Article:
Envelopes are simple, right?
In theory, it seems like buying envelopes would be an easy task. But when you’re responsible for ordering office supplies for your superiors, your organization, or for your own small business, deciphering the differences between number 8, 9 or 10 envelopes is not always so intuitive.
Does the “10” in no. 10 envelope stand for 10 inches? If there’s a number 10 envelope, is there a number 20? The answers here are no and no – but we definitely understand the confusion!
In this post, we’re answering the most frequently asked questions about the no. 10 envelope size to make selecting the right envelope for your needs a breeze.
We often get asked for the measurements of our most popular business envelope, the number ten envelope. Envelope sizes are always listed by the shortest dimension first, which for standard business envelopes is the height. The second measurement always equals the longer edge of the envelope, or the width.
Using this format, the standard number 10 envelope size is generally accepted as 4-1/8 inches tall x 9-1/2 inches wide. Those are the dimensions of the #10 envelopes that we sell here at Blue Summit Supplies. While there is no law dictating that number 10 envelopes be this precise size, most envelope manufacturers use these standard dimensions as a general rule of thumb.
For our math-illiterate friends (we know you’re out there, and it’s okay), a sheet of standard white letter paper folded in thirds trifold-style (sometimes more affectionately known as “hot dog style”) fits easily inside a number 10 envelope.
In the business world, the #10 envelope is best for mail printed on standard 8 ½ x 11" sheets of letter paper – the size of white copy paper. Things like monthly statements, bills, invoices, and other business correspondence are often mailed in no. 10 envelopes.
And transactional mail – mail requiring an action from the receiver – is usually sent in number 10 envelopes, since a return mail envelope fits inside. Return business mail envelopes are typically smaller #8 or #9 envelopes, which are sent inside the larger #10 envelope.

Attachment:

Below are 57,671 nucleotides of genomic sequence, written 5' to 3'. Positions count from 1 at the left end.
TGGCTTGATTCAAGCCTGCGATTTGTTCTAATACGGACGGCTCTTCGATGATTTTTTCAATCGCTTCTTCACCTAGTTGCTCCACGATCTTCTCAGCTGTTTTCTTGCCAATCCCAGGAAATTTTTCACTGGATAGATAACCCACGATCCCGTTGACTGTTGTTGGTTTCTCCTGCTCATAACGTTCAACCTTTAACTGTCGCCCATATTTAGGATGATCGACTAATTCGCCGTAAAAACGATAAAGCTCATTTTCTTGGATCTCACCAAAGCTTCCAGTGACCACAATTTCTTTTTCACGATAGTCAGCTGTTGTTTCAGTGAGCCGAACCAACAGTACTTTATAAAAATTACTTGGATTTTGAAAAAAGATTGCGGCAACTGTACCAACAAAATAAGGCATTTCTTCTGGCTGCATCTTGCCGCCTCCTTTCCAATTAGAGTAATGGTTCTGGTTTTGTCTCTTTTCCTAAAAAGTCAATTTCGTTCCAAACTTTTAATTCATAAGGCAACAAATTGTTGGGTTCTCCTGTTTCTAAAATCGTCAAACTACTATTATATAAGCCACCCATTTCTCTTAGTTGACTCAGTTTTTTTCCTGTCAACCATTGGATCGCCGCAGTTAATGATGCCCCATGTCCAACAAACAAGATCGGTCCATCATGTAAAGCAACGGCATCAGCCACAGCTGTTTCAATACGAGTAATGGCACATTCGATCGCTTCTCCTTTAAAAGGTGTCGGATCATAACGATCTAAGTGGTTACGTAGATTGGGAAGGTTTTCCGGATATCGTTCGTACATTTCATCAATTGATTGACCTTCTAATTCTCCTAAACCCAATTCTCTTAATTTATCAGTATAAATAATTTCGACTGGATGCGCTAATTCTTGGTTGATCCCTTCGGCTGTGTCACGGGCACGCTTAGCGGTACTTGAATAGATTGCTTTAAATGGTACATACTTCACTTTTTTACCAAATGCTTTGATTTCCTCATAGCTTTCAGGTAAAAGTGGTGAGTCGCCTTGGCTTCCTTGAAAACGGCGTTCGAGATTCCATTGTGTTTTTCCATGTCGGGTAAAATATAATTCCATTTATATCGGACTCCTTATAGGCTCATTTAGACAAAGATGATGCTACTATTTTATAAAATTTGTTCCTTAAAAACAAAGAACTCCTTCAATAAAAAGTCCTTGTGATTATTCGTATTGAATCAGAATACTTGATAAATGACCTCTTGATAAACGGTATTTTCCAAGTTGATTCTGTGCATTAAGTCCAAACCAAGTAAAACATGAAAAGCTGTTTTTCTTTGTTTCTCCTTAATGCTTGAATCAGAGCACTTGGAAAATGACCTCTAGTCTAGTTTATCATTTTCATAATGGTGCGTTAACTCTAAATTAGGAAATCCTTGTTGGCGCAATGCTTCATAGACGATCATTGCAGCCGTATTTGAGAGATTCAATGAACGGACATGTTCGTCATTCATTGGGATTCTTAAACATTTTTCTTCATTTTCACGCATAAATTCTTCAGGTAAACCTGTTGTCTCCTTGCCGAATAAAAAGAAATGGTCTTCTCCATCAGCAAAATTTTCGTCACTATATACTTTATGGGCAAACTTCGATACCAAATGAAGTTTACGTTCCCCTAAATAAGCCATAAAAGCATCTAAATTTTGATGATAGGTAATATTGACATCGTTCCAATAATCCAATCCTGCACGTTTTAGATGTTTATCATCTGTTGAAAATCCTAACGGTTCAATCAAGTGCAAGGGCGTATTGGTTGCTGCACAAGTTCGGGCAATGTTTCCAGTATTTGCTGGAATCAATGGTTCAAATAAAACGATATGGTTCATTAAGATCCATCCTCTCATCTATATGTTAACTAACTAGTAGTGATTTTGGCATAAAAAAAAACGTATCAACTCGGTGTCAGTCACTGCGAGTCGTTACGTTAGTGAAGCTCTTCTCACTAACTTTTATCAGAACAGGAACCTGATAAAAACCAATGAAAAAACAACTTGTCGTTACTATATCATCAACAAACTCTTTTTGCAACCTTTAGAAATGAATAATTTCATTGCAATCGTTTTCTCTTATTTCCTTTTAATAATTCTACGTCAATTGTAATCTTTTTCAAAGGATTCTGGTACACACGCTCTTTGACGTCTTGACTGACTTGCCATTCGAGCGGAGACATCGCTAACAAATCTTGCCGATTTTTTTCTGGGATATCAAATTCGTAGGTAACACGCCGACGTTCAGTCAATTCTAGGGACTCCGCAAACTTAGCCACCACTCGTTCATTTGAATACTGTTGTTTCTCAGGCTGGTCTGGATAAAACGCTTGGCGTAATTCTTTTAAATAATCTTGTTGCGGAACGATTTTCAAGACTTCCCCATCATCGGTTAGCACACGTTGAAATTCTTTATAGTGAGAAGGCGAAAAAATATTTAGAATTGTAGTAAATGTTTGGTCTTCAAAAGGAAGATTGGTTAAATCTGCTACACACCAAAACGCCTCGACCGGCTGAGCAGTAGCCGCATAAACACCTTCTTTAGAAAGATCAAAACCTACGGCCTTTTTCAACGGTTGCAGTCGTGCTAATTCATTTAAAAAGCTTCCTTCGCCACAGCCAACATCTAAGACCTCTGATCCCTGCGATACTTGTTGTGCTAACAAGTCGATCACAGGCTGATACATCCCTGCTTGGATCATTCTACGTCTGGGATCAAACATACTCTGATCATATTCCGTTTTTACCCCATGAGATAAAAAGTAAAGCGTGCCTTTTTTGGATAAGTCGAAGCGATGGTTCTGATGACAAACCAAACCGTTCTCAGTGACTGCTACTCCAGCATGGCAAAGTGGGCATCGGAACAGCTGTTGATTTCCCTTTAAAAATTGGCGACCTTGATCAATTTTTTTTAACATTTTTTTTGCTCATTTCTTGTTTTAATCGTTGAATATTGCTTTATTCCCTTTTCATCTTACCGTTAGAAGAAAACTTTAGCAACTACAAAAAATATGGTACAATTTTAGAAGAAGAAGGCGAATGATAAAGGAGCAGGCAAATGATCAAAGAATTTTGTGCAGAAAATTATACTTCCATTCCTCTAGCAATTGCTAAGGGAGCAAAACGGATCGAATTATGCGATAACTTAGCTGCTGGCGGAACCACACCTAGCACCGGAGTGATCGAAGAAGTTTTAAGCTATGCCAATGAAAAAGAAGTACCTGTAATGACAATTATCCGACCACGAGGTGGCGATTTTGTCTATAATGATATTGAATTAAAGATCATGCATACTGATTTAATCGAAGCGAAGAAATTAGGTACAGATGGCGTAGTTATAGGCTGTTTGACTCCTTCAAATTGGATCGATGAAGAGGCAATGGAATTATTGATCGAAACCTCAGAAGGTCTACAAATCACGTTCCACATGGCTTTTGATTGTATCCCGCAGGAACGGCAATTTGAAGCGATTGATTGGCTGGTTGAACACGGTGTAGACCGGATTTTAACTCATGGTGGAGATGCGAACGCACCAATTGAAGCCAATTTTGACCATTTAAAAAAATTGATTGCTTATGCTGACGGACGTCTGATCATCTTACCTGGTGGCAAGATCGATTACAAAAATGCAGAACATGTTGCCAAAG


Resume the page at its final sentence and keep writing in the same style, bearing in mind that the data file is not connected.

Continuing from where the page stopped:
Just like most business envelopes, #10 envelopes are available both with and without windows. #10 envelopes with single windows are typically used to display the recipient’s mailing address through the window opening. The sender can then either inscribe a handwritten return address, use a return address label, or have their envelopes pre-printed with their return address.
Alternately, double window #10 envelopes are designed so that both the recipient and return addresses can be seen through the windows. Most often, these mailing addresses are pre-printed on the business correspondence inside, then folded so that they conveniently show through the envelope windows – with no additional labels or handwriting addresses required.
We’ve created a few free templates to help you print letters using the standard window options for the number 10 envelope size. After all, fit matters. Just ask Larry – she knows firsthand that using the right size envelope is important when it comes to both professionalism and privacy.
(Looking to print directly on an envelope? Microsoft Office offers detailed instructions for how to do this in Word right here.)
We know how frustrating it can be to find the best size envelopes for checks or invoices printed with QuickBooks so that your address information lines up correctly in the windows. While #10 windowed envelopes do work great for QuickBooks invoices, we don’t recommend using them for QuickBooks checks. If a #10 envelope is used to send QuickBooks checks, it is likely that the address window will reveal the check amount through the bottom window. Instead of using a #10 envelope for QuickBooks checks, we recommend using a #8 envelope – particularly one with windows that were designed specifically to align with QuickBooks checks. Click here for a few options!
As with most envelopes, the key differences (other than size) often come down to the types of seals. It's standard to find both windowless and windowed envelopes with each of the three most standard kinds of envelope seals: gummed, self-seal, and flip and seal. We have a more in-depth piece about envelope seals here, or you can reference the handy breakdown below.
Envelopes sound so simple and boring on the surface – but we know it’s not always so easy. Business mail needs can be complex; mailings range from simple letters to multi-page invoices to confidential billings. Therefore, you need envelopes on hand to fit those specific needs and measurements – and we’d like to help make that process as easy as possible.
As always, our Chief Happiness Officer Larry is here to answer any additional questions you might have about number 10 envelopes (or any other size). Feel free to leave her a comment below or send her an email. She or one of her Happiness Agents will get on the case ASAP!
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